Chris Weston, Research Analyst, IG
We are supposed to be focusing on the FOMC meeting this week, given the market is only pricing a modest 10 basis points of tightening from the Fed over the coming three months.
However, China is firmly front and centre and calls of ‘China’s Lehman moment’ and ‘equity induced hard landing’ have been doing the rounds. It is certainly discouraging for an overseas investor/trader to have absolutely no idea why an equity market falls 5.5% in an hour and the fact it can even move that rapidly in a short space of time is equalling as worrying. Of course, this isn’t the case if you are positioned on the right side of the move (i.e. short the CSI 300), although doing so and living in the mainland could land you in trouble!
As one would expect when you see the Chinese market close at the lows of the day, we have subsequently seen fairly market-friendly rhetoric that the CSFC (China Securities Financial Corporation) will continue supporting equities. Talk that the markets main support mechanism was repaying borrowed capital early was seemingly behind the Chinese market losing $618 billion in market cap yesterday, effectively taking its share of global equity market cap to 10%, from 10.69% on Friday.
One Chinese state owned media agency even put the blame on foreign forces, going on to rally the troops to ‘defend their wealth’.
There seems a clear case of diminishing returns from the actions of the Chinese authorities. For offshore traders, however, the falls in key commodities, amid rhetoric from key personnel at companies such as VW Group, United Technologies, Kumba Iron ore, Caterpillar, Carrefour and Toyota about lower sales from China are a more direct concern.
The line in the sand for the Shanghai Composite is once again the 200-day moving average, which is seen at 3,533. It’s interesting then that the market fell three points shy of that today on open before the buyers (presumably lead by the CSFC) went to town, causing a 6% rally in one hour. It seems the Chinese authorities are going to defend the 3,500 level on the Shanghai Composite and retail traders see one very simply trade. Wait for the market to sell off heavily (6% or more) and as long as there is equity supportive narrative then there is a very good probability of a rally after the market open.
(Shanghai Composite respecting the 200-day MA for now)
It seems that on the open of the Chinese equity market there have been positive ramifications across the broader market and news that the People’s Bank of China had injected RMB50 billion in liquidity into the repo market has also been a factor. There have been some modest buying of US futures, but this is a function of the Hang Seng, Nikkei and ASX 200 all moving off their lows in a strong, concerted effort. FX markets responded with AUD/USD moving from a session low of $0.7251 to test the $0.7300 area, helped by iron ore futures moving higher as well and you’d expect the spot price to settle higher later today.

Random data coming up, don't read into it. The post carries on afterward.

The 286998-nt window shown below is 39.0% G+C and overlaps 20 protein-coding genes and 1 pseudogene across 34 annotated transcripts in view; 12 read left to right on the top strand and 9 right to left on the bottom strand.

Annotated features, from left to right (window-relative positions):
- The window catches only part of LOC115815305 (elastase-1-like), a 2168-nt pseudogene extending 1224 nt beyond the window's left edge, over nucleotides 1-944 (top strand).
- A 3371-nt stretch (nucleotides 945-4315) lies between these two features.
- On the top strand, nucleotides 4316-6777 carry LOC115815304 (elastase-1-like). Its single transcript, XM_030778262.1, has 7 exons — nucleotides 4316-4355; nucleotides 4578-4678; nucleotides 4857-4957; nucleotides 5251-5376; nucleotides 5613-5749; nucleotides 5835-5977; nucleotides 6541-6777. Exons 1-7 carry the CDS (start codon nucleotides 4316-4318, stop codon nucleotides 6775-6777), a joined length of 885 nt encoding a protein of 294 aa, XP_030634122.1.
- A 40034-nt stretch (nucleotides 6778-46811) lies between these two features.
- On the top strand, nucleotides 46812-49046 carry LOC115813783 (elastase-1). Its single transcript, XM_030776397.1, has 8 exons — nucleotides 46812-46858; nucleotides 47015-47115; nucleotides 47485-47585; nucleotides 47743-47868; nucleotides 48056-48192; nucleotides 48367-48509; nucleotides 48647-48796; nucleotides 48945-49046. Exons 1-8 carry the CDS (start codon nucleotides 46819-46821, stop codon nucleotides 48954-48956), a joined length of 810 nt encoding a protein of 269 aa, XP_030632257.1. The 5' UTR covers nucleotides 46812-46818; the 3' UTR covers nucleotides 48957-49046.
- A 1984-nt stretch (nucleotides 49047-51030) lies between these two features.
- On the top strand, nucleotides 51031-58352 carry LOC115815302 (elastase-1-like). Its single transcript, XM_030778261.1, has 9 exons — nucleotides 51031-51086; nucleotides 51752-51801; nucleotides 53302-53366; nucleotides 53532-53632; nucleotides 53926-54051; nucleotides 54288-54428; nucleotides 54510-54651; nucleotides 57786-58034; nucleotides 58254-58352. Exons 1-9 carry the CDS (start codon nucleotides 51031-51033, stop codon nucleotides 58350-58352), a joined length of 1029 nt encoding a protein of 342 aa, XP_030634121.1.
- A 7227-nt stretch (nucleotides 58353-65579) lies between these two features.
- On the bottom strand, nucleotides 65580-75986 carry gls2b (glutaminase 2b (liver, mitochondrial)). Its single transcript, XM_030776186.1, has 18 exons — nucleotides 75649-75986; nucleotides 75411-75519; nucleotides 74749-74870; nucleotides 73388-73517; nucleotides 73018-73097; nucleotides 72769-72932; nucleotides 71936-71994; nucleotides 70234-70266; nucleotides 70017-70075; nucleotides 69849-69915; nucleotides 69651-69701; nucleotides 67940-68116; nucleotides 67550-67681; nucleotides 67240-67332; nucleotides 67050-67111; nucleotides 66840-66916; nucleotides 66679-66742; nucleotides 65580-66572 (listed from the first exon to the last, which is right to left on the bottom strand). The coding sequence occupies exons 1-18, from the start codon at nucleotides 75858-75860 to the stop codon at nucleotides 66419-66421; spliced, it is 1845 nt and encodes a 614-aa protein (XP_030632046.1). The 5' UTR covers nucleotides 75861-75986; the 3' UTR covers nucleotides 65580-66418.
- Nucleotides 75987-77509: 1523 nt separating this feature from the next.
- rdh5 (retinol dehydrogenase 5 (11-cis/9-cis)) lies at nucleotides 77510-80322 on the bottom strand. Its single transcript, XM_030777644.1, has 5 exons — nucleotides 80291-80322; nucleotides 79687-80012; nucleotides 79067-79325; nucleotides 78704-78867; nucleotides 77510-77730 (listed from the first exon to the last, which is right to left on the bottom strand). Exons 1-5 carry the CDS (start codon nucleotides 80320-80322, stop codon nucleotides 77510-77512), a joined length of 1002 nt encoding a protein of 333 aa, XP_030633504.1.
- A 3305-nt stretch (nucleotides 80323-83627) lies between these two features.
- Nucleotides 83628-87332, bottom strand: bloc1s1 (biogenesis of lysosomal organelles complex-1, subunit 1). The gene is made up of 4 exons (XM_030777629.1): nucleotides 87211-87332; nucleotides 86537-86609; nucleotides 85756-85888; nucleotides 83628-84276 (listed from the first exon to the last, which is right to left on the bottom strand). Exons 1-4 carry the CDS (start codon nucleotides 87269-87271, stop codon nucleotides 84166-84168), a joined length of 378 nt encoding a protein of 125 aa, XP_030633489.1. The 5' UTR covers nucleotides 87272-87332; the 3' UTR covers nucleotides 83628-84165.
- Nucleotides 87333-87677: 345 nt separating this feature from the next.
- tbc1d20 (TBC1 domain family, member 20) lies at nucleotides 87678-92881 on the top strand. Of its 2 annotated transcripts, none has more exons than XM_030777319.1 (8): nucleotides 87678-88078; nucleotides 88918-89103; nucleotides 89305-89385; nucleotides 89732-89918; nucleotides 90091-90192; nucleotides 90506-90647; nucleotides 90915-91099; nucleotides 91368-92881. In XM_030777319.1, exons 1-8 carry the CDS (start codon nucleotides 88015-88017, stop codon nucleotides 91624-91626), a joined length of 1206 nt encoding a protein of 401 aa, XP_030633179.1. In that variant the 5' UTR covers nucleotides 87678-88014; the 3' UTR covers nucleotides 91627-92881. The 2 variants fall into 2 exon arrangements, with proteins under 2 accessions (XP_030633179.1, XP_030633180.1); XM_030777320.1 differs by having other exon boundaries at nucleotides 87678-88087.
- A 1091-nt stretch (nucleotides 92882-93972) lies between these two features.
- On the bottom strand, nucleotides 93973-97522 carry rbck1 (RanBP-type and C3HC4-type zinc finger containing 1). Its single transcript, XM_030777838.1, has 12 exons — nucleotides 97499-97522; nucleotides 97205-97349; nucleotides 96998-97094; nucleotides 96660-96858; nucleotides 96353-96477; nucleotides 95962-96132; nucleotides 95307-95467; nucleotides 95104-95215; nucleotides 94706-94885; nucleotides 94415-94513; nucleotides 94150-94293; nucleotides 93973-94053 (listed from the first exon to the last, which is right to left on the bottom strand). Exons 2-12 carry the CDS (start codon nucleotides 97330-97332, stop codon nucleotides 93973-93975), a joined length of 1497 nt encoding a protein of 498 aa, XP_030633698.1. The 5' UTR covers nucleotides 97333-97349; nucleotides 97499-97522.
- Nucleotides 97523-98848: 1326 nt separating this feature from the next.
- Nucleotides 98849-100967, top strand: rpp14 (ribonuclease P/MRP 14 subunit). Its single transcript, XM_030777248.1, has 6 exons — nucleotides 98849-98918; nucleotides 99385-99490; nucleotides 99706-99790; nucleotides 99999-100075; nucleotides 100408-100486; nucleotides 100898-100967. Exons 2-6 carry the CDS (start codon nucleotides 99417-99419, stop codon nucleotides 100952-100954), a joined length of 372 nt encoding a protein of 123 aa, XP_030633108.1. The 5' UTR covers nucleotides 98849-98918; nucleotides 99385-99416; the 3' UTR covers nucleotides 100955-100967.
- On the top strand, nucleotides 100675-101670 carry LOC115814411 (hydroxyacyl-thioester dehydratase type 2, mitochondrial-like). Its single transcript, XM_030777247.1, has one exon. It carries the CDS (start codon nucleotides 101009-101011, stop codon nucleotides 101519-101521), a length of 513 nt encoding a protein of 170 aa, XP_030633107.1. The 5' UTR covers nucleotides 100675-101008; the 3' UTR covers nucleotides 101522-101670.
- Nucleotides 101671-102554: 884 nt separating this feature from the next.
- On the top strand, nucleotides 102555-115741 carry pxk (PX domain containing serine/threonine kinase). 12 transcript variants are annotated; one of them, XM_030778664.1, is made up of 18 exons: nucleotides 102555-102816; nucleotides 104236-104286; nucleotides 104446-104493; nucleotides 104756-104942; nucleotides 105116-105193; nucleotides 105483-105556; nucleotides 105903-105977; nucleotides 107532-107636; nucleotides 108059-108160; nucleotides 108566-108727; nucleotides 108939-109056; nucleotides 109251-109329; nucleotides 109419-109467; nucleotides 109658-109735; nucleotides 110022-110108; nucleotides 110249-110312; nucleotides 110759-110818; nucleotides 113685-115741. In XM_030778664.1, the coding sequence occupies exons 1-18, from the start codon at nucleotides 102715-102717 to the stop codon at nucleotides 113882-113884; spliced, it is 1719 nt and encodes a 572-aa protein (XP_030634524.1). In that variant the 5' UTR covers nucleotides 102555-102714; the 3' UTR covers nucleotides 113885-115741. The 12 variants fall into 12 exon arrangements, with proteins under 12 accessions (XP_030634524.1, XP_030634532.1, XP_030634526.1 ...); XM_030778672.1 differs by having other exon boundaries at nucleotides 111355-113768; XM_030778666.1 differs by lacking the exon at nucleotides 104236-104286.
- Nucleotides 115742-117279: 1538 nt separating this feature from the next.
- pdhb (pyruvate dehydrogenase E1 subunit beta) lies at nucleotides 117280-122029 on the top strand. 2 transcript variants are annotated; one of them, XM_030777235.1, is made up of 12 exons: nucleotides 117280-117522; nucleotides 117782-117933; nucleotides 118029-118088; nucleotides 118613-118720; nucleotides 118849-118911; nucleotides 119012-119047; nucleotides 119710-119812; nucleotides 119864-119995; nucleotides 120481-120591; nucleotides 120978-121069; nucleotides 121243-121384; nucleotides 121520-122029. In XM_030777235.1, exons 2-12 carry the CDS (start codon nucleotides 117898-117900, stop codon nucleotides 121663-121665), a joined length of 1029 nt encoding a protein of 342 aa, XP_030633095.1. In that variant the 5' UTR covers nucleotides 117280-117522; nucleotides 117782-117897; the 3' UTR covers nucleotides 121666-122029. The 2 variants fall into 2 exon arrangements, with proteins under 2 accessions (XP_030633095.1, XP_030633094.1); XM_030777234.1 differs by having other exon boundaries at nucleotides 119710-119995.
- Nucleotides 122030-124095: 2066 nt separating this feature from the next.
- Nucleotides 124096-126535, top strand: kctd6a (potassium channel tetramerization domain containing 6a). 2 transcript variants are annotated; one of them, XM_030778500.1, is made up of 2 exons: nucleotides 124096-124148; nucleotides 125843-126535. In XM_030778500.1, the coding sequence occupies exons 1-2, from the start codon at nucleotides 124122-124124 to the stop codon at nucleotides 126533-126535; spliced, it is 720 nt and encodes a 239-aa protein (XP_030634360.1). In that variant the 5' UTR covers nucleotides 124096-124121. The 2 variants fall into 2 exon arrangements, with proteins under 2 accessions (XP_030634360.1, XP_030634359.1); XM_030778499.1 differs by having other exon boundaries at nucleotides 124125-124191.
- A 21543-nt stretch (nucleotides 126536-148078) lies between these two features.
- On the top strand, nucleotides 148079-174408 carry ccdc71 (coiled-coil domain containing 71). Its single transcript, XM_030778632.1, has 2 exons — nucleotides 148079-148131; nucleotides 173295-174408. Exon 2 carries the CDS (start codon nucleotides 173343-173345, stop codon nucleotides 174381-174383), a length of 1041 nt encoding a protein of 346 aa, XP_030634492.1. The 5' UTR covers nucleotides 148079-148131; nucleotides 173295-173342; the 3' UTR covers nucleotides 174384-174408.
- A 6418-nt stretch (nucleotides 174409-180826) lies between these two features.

EUR/USD has fallen modestly, paring back yesterday’s bullish move with US bond yields moving up a couple of basis points on the long end of the curve. It seems the Chinese market is now driving the USD and the simple concept here is stability in Chinese equities provides the Fed more scope to raise rates this year. A further liquidation could be a major worry for the US central bank, especially if it led inflation expectations lower. The IMF seem to have the most consistent message though – The Chinese need to ensure its market friendly policies are temporary, but at the same time are advising the Fed to look to raise the funds rate in 2016. Both messages come to a conclusion of the Fed raising later in the IMF’s eyes.
Turning to the European open it seems we will see some of yesterday’s losses being pared back with broad based gains seen. UK Q2 GDP will be the key economic release with market expecting a 30 basis point decrease in the initial estimate to 2.6% (economist range 2.5% to 2.7%), so GBP/USD will be in play, although my preference is to follow the trend and buy pullbacks in GBP/AUD. Since May, the 20-day moving average has been the key buy area, so if we see GDP into AUD2.1035 that would be the key buy zone, although it is a fair way off current spot levels.
Also, it’s a huge night for corporate earnings with a plethora of names from various parts of the market due. Specifically BP, Merck and Pfizer will take top billing.
Ahead of the European open we are calling the FTSE 6535 +30, DAX 11118 +62, CAC 4955 +28, IBEX 11209 +64 and MIB 22951 +142